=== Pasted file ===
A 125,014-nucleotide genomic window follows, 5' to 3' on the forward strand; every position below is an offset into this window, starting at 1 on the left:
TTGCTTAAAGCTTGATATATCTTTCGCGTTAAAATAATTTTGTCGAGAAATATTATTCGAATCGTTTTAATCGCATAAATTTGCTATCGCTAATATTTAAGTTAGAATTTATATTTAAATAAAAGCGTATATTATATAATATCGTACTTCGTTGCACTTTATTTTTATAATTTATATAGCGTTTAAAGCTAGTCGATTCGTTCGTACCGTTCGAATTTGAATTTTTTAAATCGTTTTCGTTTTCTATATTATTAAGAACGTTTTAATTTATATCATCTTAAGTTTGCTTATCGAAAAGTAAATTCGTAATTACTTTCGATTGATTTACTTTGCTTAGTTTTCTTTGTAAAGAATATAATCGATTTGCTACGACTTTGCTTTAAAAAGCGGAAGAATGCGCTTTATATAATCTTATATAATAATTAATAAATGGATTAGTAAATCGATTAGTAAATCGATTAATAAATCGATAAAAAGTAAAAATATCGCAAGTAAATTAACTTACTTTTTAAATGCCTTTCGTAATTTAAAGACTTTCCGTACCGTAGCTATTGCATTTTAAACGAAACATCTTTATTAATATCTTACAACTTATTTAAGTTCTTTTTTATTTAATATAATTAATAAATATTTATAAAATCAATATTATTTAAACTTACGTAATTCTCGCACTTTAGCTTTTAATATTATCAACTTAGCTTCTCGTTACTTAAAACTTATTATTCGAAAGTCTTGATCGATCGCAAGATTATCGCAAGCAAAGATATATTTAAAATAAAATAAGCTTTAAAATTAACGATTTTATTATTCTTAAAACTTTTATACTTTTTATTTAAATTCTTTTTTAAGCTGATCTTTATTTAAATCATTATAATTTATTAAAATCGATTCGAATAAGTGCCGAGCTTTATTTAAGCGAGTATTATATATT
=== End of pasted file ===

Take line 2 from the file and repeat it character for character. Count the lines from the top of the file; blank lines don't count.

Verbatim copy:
TTGCTTAAAGCTTGATATATCTTTCGCGTTAAAATAATTTTGTCGAGAAATATTATTCGAATCGTTTTAATCGCATAAATTTGCTATCGCTAATATTTAAGTTAGAATTTATATTTAAATAAAAGCGTATATTATATAATATCGTACTTCGTTGCACTTTATTTTTATAATTTATATAGCGTTTAAAGCTAGTCGATTCGTTCGTACCGTTCGAATTTGAATTTTTTAAATCGTTTTCGTTTTCTATATTATTAAGAACGTTTTAATTTATATCATCTTAAGTTTGCTTATCGAAAAGTAAATTCGTAATTACTTTCGATTGATTTACTTTGCTTAGTTTTCTTTGTAAAGAATATAATCGATTTGCTACGACTTTGCTTTAAAAAGCGGAAGAATGCGCTTTATATAATCTTATATAATAATTAATAAATGGATTAGTAAATCGATTAGTAAATCGATTAATAAATCGATAAAAAGTAAAAATATCGCAAGTAAATTAACTTACTTTTTAAATGCCTTTCGTAATTTAAAGACTTTCCGTACCGTAGCTATTGCATTTTAAACGAAACATCTTTATTAATATCTTACAACTTATTTAAGTTCTTTTTTATTTAATATAATTAATAAATATTTATAAAATCAATATTATTTAAACTTACGTAATTCTCGCACTTTAGCTTTTAATATTATCAACTTAGCTTCTCGTTACTTAAAACTTATTATTCGAAAGTCTTGATCGATCGCAAGATTATCGCAAGCAAAGATATATTTAAAATAAAATAAGCTTTAAAATTAACGATTTTATTATTCTTAAAACTTTTATACTTTTTATTTAAATTCTTTTTTAAGCTGATCTTTATTTAAATCATTATAATTTATTAAAATCGATTCGAATAAGTGCCGAGCTTTATTTAAGCGAGTATTATATATT